To see the trickery groups opposed to traditional energy and infrastructure spin – and how they falsely pit our country’s natural resources against our collected desire for a cleaner environment, is often a site to behold.
In truth, most of us know that we need all resources — conventional and renewable — to meet our growing energy needs, and that we must do so while achieving environmental goals.
To illustrate this point, look no further than the ongoing resistance to a pair of much-needed facilities in the nation’s Appalachian region.
There, the anti-development group Food & Water Watch (FWW) falsely claimed in a report that because cleaner-burning natural gas is so affordable — courtesy of abundant supplies from record production of the next-door Marcellus Shale — energy producers and petrochemical manufacturers have plotted a corrupt strategy to increase prices.
The alleged plan? Build more pipelines and facilities to take advantage of readily available and low-cost natural gas — like the Shell petrochemical complex in Beaver County and Appalachian Storage Hub in Monroe County, Ohio — to “sop up” supplies. Ironically, the deep-pocketed FWW, funded by out-of-state activists, alleges it’s all about the money.
The reality for Pennsylvania, Ohio and West Virginia — and the nation — is it’s about bringing back lost economic opportunities and family-sustaining jobs to a region that fell on historically hard times just a few years back.
When the steel industry shuttered, and the manufacturing sector declined, countless households there struggled to get by and make ends meet. Many were confronted with decisions no family should make, like whether to pay the rent or mortgage bill or fast-rising utility and gasoline costs.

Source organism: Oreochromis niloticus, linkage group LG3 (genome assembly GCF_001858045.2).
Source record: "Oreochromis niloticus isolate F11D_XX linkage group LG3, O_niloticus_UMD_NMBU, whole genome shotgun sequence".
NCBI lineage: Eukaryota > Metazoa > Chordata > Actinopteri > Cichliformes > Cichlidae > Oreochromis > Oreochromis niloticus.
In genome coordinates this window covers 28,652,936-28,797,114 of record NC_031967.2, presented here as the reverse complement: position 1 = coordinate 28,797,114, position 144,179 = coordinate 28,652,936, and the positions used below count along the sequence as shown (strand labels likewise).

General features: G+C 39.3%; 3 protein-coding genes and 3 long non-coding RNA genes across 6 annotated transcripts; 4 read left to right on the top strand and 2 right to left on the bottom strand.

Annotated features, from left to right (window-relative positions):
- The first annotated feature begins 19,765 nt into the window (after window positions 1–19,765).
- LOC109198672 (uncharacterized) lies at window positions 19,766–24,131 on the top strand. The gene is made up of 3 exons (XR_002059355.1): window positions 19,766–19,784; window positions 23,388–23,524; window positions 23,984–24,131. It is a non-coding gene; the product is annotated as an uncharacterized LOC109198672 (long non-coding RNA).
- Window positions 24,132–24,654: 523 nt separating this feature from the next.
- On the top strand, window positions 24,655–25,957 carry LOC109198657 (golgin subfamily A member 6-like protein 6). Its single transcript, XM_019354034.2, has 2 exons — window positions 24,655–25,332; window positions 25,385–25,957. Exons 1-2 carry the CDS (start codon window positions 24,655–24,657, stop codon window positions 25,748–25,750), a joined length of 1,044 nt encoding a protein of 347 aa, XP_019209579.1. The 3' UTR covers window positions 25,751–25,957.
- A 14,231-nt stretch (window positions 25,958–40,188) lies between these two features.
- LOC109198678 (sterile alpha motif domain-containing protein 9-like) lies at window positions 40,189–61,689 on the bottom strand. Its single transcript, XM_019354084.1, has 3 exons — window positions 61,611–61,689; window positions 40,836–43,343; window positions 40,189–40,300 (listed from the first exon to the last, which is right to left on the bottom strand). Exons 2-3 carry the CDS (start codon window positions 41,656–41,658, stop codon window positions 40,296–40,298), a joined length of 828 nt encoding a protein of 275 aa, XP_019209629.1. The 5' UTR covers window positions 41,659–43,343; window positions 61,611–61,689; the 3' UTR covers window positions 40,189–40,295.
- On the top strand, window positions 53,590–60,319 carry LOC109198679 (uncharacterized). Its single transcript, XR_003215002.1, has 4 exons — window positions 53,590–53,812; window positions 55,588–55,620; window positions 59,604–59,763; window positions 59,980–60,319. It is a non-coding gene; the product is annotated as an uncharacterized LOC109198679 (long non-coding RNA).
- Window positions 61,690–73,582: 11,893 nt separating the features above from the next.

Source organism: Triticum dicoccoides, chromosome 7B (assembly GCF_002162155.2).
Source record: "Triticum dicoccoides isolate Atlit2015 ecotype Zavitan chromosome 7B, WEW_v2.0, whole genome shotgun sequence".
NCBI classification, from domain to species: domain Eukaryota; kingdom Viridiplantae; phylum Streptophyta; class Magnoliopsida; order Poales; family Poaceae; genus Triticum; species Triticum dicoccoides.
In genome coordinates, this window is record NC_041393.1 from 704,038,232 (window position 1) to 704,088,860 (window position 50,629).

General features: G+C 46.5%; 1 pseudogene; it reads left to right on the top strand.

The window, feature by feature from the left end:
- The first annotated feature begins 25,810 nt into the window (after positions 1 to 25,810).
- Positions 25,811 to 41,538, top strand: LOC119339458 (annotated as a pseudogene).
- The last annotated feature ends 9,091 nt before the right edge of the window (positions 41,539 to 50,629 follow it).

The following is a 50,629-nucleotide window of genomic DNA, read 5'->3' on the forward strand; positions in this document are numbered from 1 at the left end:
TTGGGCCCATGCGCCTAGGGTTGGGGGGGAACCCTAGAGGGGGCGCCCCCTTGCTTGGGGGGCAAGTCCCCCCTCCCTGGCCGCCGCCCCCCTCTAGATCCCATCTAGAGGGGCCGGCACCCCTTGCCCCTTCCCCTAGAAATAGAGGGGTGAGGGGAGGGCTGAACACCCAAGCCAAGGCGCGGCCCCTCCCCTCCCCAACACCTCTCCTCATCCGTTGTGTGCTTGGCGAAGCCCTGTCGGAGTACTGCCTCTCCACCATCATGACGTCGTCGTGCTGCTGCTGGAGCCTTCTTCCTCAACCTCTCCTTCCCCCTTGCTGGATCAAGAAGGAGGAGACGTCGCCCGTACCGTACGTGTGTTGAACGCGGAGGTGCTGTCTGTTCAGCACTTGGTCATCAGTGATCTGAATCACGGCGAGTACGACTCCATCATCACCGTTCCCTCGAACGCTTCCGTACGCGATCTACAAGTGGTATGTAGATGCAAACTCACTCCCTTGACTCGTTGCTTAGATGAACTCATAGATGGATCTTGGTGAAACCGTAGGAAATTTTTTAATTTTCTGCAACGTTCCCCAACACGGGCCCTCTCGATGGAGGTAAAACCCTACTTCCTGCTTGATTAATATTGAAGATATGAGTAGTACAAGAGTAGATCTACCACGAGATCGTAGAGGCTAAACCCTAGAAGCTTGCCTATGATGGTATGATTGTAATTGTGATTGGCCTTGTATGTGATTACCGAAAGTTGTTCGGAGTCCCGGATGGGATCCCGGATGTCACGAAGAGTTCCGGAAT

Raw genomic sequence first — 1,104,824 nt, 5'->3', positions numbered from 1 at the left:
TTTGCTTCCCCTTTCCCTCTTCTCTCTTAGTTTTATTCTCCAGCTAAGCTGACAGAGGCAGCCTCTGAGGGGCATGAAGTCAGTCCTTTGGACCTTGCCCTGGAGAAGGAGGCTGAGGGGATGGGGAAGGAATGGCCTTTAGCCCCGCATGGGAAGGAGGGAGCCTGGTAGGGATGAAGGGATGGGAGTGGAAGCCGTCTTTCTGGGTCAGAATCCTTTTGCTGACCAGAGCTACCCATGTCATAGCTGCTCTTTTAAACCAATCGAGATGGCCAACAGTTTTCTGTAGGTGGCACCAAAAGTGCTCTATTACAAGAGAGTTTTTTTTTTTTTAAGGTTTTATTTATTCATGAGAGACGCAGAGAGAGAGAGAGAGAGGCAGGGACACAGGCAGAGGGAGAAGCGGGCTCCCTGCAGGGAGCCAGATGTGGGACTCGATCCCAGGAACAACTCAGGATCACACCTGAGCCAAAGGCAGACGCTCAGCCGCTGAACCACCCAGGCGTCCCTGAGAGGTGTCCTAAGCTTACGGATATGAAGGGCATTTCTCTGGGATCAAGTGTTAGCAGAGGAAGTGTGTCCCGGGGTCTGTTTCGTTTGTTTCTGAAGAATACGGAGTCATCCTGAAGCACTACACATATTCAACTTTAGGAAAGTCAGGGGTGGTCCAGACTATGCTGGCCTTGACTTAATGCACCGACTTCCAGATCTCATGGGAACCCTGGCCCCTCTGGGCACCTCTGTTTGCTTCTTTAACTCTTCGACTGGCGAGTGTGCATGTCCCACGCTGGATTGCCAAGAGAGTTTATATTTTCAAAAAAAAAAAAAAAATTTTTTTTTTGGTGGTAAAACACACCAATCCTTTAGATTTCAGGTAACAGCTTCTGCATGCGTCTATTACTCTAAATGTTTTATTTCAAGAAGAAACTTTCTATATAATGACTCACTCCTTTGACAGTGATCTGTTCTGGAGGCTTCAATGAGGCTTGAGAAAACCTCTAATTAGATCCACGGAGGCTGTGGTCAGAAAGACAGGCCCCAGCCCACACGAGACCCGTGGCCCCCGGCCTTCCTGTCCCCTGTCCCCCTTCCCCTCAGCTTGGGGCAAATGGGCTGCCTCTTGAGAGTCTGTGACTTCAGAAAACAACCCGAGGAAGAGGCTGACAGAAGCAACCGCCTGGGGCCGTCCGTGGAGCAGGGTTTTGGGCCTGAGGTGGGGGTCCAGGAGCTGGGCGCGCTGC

Thousands, understandably, fled. Those who stayed faced grim employment possibilities in the ensuing years.
That’s all changed. Local energy development has powered a resurgence. Thousands are back at work, and communities have sprung back to life. Industries dependent on affordable, domestically-made energy have been restored, and local unions once in dire need of work are flooded with requests. Jobs are multiplying, and foot traffic at storefronts, restaurants, hotels and small businesses is up.
Meanwhile, regional household energy costs are lower. So are expenses for manufacturers.
Beaver County, in Pennsylvania, is a microcosm of this turnaround. The county, according to a recent study from Washington and Jefferson College, could see 7,400 jobs from the Shell complex. These types of figures were unconceivable a few years ago.
What’s more, the analysis, citing prior plants in other locations nationally, concluded that residents in counties with cracker plants earn more than those without.
This is the kind of economic U-turn only local energy development and infrastructure expansion can generate.
Just look at other pockets of the nation where home-grown energy development is a way of life. In Texas, consumers saved nearly $60 billion in energy costs over a 10-year period. In Colorado, they saved almost $12.4 billion. In Ohio, Pennsylvania and West Virginia, families and businesses saved more than $75 billion collectively.
To keep this going, the region must safely and responsibly embrace every opportunity. That includes constructing these two facilities and expanding pipelines, which are 4.5 times safer and statistically less risky than other transportation means.
Key fact: The nation’s striking gains in air quality — the U.S. reduced its carbon emissions by 0.5 percent in 2017, the most of all major countries, according to the latest BP Statistical Review of World Energy, and emissions from large power plants have declined 19.7 percent since 2011, according to federal data — are a direct outcome of having a balanced energy policy and a network of crisscrossing pipelines that bring energy to where it’s needed.
It also includes ignoring one-sided, extreme anti-development groups like FWW, who want to take away the resources that spearheaded the nation’s historic turnaround without offering realistic solutions as to how we meet our fast-growing energy demand safely and affordably and continue our record pace of job creation and economic growth, all while sustaining our global leadership environmentally.
David Holt is president of the Consumer Energy Alliance (CEA).
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